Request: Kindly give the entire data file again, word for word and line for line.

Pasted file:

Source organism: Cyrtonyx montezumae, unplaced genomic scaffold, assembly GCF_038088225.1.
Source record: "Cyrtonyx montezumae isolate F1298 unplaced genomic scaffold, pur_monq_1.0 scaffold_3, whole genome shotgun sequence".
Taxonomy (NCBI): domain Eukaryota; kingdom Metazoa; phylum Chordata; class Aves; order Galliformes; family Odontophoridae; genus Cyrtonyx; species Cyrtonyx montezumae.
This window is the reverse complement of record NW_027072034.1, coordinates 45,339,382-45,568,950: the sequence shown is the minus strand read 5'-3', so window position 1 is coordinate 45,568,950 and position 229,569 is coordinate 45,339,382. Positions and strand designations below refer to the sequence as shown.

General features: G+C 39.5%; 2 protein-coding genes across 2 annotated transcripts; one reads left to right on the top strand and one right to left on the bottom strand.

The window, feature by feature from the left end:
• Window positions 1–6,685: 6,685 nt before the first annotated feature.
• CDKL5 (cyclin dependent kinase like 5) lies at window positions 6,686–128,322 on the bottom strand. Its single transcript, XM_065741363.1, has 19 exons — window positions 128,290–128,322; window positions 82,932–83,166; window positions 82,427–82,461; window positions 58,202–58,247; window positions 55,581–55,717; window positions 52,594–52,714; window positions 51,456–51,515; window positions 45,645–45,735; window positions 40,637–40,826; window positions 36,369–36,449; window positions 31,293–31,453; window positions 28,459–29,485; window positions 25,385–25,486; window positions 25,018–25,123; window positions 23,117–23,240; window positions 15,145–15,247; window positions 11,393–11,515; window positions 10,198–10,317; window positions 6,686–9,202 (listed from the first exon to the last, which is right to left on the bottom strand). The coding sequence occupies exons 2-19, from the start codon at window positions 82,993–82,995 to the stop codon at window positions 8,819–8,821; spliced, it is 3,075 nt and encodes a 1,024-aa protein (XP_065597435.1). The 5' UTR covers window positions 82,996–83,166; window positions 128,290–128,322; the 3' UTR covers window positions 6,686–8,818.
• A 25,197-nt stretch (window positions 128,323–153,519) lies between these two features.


Source organism: Cyrtonyx montezumae, unplaced genomic scaffold, assembly GCF_038088225.1.
Source record: "Cyrtonyx montezumae isolate F1298 unplaced genomic scaffold, pur_monq_1.0 scaffold_3, whole genome shotgun sequence".
Taxonomy (NCBI): domain Eukaryota; kingdom Metazoa; phylum Chordata; class Aves; order Galliformes; family Odontophoridae; genus Cyrtonyx; species Cyrtonyx montezumae.
This window is the reverse complement of record NW_027072034.1, coordinates 45,339,382-45,568,950: the sequence shown is the minus strand read 5'-3', so window position 1 is coordinate 45,568,950 and position 229,569 is coordinate 45,339,382. Positions and strand designations below refer to the sequence as shown.

General features: G+C 39.5%; 2 protein-coding genes across 2 annotated transcripts; one reads left to right on the top strand and one right to left on the bottom strand.

The window, feature by feature from the left end:
• Window positions 1–6,685: 6,685 nt before the first annotated feature.
• CDKL5 (cyclin dependent kinase like 5) lies at window positions 6,686–128,322 on the bottom strand. Its single transcript, XM_065741363.1, has 19 exons — window positions 128,290–128,322; window positions 82,932–83,166; window positions 82,427–82,461; window positions 58,202–58,247; window positions 55,581–55,717; window positions 52,594–52,714; window positions 51,456–51,515; window positions 45,645–45,735; window positions 40,637–40,826; window positions 36,369–36,449; window positions 31,293–31,453; window positions 28,459–29,485; window positions 25,385–25,486; window positions 25,018–25,123; window positions 23,117–23,240; window positions 15,145–15,247; window positions 11,393–11,515; window positions 10,198–10,317; window positions 6,686–9,202 (listed from the first exon to the last, which is right to left on the bottom strand). The coding sequence occupies exons 2-19, from the start codon at window positions 82,993–82,995 to the stop codon at window positions 8,819–8,821; spliced, it is 3,075 nt and encodes a 1,024-aa protein (XP_065597435.1). The 5' UTR covers window positions 82,996–83,166; window positions 128,290–128,322; the 3' UTR covers window positions 6,686–8,818.
• A 25,197-nt stretch (window positions 128,323–153,519) lies between these two features.